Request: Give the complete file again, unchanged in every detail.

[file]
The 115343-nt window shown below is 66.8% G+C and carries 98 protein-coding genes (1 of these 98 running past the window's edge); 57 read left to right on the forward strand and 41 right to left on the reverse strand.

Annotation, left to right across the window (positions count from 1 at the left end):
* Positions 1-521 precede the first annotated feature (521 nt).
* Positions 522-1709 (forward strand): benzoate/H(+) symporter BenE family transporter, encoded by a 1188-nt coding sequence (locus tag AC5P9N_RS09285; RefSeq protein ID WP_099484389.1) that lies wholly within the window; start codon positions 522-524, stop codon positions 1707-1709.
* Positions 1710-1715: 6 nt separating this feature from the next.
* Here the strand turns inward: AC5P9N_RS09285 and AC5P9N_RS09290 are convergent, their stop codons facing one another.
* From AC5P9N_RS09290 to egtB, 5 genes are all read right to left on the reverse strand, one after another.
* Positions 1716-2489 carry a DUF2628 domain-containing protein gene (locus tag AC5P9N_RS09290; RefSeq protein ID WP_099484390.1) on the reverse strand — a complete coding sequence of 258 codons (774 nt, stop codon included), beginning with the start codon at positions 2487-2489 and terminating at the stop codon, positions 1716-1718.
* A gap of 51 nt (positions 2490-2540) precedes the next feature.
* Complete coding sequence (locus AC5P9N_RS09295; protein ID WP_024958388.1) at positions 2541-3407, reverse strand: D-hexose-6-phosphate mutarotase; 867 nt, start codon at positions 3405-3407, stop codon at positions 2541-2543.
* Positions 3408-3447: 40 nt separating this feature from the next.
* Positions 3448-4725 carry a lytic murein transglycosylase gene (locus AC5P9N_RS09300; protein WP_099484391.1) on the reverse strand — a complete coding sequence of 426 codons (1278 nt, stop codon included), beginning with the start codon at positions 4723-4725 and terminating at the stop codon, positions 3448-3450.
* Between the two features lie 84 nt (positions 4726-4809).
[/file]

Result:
The 115343-nt window shown below is 66.8% G+C and carries 98 protein-coding genes (1 of these 98 running past the window's edge); 57 read left to right on the forward strand and 41 right to left on the reverse strand.

Annotation, left to right across the window (positions count from 1 at the left end):
* Positions 1-521 precede the first annotated feature (521 nt).
* Positions 522-1709 (forward strand): benzoate/H(+) symporter BenE family transporter, encoded by a 1188-nt coding sequence (locus tag AC5P9N_RS09285; RefSeq protein ID WP_099484389.1) that lies wholly within the window; start codon positions 522-524, stop codon positions 1707-1709.
* Positions 1710-1715: 6 nt separating this feature from the next.
* Here the strand turns inward: AC5P9N_RS09285 and AC5P9N_RS09290 are convergent, their stop codons facing one another.
* From AC5P9N_RS09290 to egtB, 5 genes are all read right to left on the reverse strand, one after another.
* Positions 1716-2489 carry a DUF2628 domain-containing protein gene (locus tag AC5P9N_RS09290; RefSeq protein ID WP_099484390.1) on the reverse strand — a complete coding sequence of 258 codons (774 nt, stop codon included), beginning with the start codon at positions 2487-2489 and terminating at the stop codon, positions 1716-1718.
* A gap of 51 nt (positions 2490-2540) precedes the next feature.
* Complete coding sequence (locus AC5P9N_RS09295; protein ID WP_024958388.1) at positions 2541-3407, reverse strand: D-hexose-6-phosphate mutarotase; 867 nt, start codon at positions 3405-3407, stop codon at positions 2541-2543.
* Positions 3408-3447: 40 nt separating this feature from the next.
* Positions 3448-4725 carry a lytic murein transglycosylase gene (locus AC5P9N_RS09300; protein WP_099484391.1) on the reverse strand — a complete coding sequence of 426 codons (1278 nt, stop codon included), beginning with the start codon at positions 4723-4725 and terminating at the stop codon, positions 3448-3450.
* Between the two features lie 84 nt (positions 4726-4809).